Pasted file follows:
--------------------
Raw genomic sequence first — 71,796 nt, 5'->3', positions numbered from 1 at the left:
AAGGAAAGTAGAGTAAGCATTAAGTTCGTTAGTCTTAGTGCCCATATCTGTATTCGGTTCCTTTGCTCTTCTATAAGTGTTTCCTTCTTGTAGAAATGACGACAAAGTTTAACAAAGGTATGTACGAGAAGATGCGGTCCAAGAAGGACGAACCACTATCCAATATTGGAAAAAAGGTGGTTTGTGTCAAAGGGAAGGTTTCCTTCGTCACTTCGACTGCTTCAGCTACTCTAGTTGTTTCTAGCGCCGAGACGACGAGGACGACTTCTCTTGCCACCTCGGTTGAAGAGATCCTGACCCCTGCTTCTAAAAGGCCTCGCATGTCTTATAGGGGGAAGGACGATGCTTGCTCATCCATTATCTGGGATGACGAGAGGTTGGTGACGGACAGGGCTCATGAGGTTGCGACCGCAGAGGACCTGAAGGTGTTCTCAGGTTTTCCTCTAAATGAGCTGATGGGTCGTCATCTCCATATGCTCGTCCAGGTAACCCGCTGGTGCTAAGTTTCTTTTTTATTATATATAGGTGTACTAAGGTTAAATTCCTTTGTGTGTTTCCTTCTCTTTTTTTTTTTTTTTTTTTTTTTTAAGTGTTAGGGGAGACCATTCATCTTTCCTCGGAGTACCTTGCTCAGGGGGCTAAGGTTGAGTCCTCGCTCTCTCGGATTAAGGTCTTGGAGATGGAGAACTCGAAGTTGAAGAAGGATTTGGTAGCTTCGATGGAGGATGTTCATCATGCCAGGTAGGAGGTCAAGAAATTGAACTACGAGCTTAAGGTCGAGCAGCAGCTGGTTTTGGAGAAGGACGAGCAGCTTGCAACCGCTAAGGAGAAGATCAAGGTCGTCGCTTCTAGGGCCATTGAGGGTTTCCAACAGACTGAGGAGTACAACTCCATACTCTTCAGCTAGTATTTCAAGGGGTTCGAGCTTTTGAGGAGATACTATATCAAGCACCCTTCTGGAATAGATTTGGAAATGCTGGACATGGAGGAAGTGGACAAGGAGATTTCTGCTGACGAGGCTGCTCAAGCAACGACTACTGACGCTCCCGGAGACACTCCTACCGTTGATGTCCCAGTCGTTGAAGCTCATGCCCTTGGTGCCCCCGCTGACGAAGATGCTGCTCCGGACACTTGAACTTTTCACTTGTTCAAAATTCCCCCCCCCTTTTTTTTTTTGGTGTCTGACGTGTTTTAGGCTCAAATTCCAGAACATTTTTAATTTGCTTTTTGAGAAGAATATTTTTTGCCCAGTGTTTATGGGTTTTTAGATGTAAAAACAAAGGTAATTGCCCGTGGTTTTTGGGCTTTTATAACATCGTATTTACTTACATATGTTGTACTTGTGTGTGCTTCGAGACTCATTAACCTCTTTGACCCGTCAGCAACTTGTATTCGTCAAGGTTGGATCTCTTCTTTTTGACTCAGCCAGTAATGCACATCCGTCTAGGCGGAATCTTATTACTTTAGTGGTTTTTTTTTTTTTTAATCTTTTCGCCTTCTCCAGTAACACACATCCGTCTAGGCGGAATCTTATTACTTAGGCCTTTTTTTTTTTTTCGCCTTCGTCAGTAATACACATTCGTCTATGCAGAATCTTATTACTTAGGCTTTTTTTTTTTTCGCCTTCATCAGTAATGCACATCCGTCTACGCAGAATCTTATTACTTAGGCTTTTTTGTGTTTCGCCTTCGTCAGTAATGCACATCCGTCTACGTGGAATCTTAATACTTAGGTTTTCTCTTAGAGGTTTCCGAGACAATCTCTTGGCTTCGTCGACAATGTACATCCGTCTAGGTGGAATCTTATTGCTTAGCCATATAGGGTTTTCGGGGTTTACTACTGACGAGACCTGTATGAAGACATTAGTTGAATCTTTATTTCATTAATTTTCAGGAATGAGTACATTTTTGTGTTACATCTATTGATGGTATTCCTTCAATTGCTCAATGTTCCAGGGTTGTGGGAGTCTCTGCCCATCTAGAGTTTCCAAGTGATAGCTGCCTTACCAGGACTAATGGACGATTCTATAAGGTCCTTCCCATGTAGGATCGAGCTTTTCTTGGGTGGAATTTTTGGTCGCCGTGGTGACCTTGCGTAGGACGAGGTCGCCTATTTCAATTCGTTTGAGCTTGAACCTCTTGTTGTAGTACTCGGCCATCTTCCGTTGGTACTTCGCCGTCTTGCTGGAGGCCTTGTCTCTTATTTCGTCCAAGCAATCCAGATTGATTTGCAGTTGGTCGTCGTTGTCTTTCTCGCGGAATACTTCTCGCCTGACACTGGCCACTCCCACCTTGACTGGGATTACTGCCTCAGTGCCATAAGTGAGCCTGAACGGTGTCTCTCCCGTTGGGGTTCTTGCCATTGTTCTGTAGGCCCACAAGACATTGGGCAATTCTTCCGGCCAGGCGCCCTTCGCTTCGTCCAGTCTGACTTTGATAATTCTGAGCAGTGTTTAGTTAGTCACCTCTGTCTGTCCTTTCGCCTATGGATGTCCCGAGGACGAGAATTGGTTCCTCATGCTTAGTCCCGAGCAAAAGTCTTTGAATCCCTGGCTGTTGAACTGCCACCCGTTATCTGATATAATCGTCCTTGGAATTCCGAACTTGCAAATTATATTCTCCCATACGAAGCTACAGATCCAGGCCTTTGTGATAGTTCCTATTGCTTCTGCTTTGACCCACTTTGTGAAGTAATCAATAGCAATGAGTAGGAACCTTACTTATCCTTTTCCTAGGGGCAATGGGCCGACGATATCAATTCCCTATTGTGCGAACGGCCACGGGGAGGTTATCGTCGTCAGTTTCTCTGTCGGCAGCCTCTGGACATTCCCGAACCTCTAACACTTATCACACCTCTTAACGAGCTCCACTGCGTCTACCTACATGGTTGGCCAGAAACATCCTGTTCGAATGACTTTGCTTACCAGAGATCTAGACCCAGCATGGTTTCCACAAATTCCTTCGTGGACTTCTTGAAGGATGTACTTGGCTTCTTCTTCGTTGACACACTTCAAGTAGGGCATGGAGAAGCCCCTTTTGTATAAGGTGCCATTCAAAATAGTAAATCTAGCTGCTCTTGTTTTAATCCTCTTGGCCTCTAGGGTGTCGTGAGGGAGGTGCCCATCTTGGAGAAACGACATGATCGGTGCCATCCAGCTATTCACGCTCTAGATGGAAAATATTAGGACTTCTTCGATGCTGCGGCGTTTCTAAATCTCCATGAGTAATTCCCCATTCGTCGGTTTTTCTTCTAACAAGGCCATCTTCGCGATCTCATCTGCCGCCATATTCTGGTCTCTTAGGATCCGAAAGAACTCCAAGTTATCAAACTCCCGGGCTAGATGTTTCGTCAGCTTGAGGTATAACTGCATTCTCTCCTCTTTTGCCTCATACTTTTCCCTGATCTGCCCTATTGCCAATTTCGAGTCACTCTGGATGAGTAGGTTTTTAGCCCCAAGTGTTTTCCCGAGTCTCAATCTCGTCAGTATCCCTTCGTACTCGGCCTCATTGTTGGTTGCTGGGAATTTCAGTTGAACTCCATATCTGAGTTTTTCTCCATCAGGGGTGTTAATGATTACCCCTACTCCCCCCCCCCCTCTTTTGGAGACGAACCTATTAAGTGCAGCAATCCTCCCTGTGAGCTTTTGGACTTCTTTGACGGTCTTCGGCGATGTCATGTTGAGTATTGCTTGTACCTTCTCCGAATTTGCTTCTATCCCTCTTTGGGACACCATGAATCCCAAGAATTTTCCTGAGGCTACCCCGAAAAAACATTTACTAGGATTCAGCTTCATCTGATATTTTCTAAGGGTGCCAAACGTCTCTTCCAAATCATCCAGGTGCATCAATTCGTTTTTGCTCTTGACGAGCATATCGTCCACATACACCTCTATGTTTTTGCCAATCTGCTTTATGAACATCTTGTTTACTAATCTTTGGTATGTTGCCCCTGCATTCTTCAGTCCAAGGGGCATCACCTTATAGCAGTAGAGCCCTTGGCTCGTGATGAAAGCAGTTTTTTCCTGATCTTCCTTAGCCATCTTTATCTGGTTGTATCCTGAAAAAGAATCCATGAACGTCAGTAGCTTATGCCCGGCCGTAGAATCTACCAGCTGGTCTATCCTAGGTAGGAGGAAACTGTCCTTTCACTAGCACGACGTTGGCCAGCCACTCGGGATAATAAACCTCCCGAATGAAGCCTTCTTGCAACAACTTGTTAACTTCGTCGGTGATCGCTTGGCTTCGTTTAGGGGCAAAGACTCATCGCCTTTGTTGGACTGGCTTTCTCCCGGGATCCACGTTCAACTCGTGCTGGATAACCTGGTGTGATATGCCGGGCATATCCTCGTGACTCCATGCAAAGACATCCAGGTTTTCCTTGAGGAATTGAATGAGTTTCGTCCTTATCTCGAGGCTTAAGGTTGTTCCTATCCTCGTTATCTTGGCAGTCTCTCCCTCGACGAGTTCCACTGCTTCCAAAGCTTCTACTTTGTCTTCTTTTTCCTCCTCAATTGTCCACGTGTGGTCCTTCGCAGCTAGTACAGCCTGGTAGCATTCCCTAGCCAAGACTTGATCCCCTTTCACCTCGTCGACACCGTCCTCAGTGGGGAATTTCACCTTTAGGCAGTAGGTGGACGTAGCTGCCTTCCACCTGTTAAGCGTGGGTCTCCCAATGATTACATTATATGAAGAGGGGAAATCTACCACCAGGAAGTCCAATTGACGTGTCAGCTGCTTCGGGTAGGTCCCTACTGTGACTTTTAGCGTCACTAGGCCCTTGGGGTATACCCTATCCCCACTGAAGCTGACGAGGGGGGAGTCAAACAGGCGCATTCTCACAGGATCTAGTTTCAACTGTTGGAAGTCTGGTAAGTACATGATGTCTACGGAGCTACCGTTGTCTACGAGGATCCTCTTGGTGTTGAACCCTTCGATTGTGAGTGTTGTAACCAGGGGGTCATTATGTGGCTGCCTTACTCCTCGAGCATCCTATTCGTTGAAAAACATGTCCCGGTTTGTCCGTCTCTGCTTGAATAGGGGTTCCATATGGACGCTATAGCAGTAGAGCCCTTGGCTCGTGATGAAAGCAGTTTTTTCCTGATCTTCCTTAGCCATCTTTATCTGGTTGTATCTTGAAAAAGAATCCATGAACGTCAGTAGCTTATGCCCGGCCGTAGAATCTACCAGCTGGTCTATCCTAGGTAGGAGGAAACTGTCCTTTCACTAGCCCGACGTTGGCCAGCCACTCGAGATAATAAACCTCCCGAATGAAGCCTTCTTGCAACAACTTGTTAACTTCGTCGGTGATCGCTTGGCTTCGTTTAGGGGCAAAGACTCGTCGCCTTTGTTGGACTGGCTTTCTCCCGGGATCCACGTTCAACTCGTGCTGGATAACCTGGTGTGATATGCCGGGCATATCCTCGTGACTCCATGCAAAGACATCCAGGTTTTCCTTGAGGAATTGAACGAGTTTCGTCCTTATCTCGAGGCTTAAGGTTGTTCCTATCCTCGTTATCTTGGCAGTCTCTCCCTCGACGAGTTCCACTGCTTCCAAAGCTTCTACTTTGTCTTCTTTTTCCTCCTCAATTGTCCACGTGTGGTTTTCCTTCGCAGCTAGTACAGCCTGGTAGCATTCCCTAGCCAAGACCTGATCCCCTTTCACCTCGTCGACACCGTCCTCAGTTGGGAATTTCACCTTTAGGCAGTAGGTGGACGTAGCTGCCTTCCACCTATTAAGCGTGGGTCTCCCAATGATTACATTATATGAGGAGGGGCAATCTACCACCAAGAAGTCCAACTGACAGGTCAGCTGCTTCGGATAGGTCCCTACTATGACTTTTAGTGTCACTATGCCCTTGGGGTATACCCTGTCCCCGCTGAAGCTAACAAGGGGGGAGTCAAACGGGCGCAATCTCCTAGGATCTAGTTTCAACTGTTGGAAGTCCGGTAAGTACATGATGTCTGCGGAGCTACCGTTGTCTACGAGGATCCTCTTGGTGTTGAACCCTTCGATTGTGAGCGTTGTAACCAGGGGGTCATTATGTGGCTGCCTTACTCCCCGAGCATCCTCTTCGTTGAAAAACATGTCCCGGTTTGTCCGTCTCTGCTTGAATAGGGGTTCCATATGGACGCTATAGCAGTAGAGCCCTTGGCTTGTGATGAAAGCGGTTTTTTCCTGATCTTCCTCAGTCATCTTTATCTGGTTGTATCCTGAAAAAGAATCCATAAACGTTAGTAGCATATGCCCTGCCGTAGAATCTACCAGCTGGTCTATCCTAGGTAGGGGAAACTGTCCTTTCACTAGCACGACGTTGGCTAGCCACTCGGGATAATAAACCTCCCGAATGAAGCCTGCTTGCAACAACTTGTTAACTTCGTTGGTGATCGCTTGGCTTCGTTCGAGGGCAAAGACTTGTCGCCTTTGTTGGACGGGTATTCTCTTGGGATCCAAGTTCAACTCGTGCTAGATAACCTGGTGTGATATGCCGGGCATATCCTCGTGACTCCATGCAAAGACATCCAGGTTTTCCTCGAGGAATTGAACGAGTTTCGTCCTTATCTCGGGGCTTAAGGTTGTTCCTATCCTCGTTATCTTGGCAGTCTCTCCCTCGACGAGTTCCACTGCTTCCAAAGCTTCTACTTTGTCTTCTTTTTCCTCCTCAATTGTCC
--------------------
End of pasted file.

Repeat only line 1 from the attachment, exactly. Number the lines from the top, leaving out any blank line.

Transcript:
Raw genomic sequence first — 71,796 nt, 5'->3', positions numbered from 1 at the left: